The processor then determines 510 whether multi-touch input is activated. This is therefore the ‘touch activation’ aspect described above. If the touch activation is in implicit mode, then multi-touch is active as soon as touch-points are detected, and hence the output of this determination is ‘yes’. If the touch activation is in explicit mode, then the determination depends on the evaluation of whether the predefined action has occurred (e.g. a predefined button or key press).
If it is determined that multi-touch is not activated, then the processor renders 512 the representations as inactive. For example, the processor can render the representations grayed-out. This indicates to the user that their touch-points are being detected, but at this stage they cannot be used to enter multi-touch input.
If, however, the processor determines 510 that multi-touch is activated, then the processor determines 514 whether an object in the user interface has been selected to receive the multi-touch input. In other words, this is the ‘touch focus’ aspect described above. Depending on the focus model used, this determination can depend on at least one parameter. If no focus model is used, then the result of this determination is only dependent on whether one or more of the representations are coincident with one or more on-screen objects (which in turn can depend on the location of the cursor in the user interface). In this case, if one or more of the representations are coincident with one or more on-screen objects, then those objects are selected. However, if a focus model is used, then the determination evaluates whether an on-screen object is currently in focus (as a result of either the transient or persistent focus model). In this case, the determination parameters include the location of the cursor in the user interface (e.g. whether or not it is coincident with the object) and, in the case of persistent focus, whether the object has been explicitly selected (e.g. using a mouse click).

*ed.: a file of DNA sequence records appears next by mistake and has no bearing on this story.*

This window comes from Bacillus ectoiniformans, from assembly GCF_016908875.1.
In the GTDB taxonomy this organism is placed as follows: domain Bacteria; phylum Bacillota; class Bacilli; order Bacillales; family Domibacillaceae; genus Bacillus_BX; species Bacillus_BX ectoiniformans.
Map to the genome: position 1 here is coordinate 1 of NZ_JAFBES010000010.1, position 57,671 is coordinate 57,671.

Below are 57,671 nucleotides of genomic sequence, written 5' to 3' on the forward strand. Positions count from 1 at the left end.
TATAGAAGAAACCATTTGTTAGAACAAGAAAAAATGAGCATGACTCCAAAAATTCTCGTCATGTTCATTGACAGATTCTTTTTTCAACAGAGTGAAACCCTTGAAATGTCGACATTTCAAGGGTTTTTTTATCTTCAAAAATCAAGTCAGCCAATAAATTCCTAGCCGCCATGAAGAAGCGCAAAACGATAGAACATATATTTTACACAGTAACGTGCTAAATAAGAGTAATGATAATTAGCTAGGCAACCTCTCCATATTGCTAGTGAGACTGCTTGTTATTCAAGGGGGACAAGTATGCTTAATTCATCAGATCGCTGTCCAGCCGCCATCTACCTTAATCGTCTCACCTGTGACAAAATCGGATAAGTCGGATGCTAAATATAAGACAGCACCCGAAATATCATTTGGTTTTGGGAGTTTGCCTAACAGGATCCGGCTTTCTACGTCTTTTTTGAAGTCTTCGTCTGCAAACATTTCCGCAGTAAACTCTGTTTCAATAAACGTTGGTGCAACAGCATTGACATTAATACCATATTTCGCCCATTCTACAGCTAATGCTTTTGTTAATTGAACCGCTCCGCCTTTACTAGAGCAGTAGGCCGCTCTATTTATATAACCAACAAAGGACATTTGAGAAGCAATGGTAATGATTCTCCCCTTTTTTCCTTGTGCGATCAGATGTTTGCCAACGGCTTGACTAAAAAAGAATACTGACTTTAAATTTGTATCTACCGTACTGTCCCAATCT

If it is determined that there is no object currently selected, then the touch-point representations are rendered as inactive, as described above. If, however, it is determined that an object is selected, then the touch-point representations are rendered 516 as active. For example, the processor can render the representations in a solid white or other color (i.e. not grayed-out). This indicates to the user that they are able to use their digits to enter multi-touch input.
The processor then analyses the movement of the user's digits from the second data sequence, and manipulates 518 the selected on-screen object (or objects) in accordance with the movements. Manipulating the object can comprise, for example, rotating, scaling and translating objects. For example, if the object is an image that the user wishes to rotate, then the user uses two digits to trace two separate arcuate movements on the multi-touch input device. Therefore, the two digits maintain substantially the same separation, but the angle between them changes. The change in angle of the two touch-points is detected as a multi-touch gesture for rotation, and a corresponding rotation is applied to the image. As another example, if the object is an image that the user wishes to rotate, then the user uses two digits to trace two separate movements which maintain substantially the same angle, but the separation between them changes. The change in separation of the two touch-points is detected as a multi-touch gesture for scaling, and a corresponding stretching or resizing of the image is applied.